In this thrilling installment I’ve included a couple of photos of my trial of a way of installing a straining post strut, based on a method described in the Forestry Commission online booklet “Technical Guide – Forest Fencing” (60 pages, not fully studied yet). In this method the strut is not embedded in the ground. I placed the end of the strut on a flat stone, secured with a nail through the “thrust plate” stake. The stake is tensioned towards the straining post using strands of wire, but there seems to be an error in Fig. 5a on page 7 of the document – the wire should be on each side of the strut.

I thought an advantage of this method was that the strut may be less liable to rot, and the wire could help prevent the strut slipping laterally. I’m not sure about using a nail to fix the strut to the stake, but I used one having pre-drilled the stake to reduce any tendency for it to split. A possible disadvantage to consider is that animals may get caught in the straining wire, but a section of stock wire could be fixed to the normally unwired side. As usual, I failed to line up the struts on the straining post, but perhaps that may weaken it less.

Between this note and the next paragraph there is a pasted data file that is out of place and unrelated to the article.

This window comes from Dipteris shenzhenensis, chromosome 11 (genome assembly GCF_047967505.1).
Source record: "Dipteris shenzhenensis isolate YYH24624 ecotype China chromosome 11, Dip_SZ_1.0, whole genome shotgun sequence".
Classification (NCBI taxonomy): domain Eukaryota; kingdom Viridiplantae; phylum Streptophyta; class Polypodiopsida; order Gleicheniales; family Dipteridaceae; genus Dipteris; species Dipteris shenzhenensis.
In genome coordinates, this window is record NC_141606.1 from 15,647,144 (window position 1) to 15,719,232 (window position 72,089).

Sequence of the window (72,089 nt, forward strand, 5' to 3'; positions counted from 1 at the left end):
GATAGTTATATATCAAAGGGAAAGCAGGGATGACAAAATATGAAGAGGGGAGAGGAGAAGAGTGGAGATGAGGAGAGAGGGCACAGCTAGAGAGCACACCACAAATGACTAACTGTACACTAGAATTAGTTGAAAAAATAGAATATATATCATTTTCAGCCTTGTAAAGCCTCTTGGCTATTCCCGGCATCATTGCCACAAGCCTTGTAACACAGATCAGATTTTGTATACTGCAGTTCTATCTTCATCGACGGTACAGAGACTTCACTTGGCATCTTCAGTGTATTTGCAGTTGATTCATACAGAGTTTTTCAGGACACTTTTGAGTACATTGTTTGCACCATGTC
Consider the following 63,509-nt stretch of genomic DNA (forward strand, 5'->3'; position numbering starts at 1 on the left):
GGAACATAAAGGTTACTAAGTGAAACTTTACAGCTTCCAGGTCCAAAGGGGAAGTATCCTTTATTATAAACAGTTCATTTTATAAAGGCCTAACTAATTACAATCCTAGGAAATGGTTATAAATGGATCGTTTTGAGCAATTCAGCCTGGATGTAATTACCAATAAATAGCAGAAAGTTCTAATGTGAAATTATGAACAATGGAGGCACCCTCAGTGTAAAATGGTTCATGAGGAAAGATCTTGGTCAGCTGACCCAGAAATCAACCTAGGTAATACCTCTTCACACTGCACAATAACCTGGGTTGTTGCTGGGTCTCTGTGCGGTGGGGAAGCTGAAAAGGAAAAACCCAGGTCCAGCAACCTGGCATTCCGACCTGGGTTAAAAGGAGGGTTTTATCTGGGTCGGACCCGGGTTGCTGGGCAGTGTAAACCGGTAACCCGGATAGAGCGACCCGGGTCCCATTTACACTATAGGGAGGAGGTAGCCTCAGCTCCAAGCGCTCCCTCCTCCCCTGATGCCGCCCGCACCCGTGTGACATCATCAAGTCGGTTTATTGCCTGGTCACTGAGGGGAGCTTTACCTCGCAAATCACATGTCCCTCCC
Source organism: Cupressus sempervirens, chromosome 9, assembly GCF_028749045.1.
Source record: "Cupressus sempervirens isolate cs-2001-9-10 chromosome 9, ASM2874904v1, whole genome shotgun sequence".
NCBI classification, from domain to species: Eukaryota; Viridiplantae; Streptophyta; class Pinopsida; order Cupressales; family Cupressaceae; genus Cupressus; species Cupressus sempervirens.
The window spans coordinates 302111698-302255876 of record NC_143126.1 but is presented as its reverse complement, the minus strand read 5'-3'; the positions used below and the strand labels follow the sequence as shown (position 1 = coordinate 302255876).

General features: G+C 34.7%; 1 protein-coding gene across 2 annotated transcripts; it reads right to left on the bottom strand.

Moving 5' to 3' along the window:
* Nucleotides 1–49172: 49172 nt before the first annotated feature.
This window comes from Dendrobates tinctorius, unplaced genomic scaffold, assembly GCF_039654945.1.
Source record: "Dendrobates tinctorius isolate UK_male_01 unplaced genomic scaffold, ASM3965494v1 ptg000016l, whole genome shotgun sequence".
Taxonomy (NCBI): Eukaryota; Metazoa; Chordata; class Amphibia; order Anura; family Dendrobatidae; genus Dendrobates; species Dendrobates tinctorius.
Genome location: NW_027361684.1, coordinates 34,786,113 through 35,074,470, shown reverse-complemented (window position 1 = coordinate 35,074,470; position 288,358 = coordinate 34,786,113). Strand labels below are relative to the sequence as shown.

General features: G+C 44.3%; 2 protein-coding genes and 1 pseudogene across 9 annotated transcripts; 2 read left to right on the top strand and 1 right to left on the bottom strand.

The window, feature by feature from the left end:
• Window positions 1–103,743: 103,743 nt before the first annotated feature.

Note: This was part of a relatively short fence (10m + 30m) which didn’t require a very high tension, hence the small diameter straining post and short struts).

Update Feb 2019
I’ve added a photo of the completed fence section, but I don’t know if it’s still standing! In this situation, with the wire on the inside of an angle less than 180 degrees, the wire is routed around the back of the strainer, so that the post holds the wire tension not the staples. (click for larger image)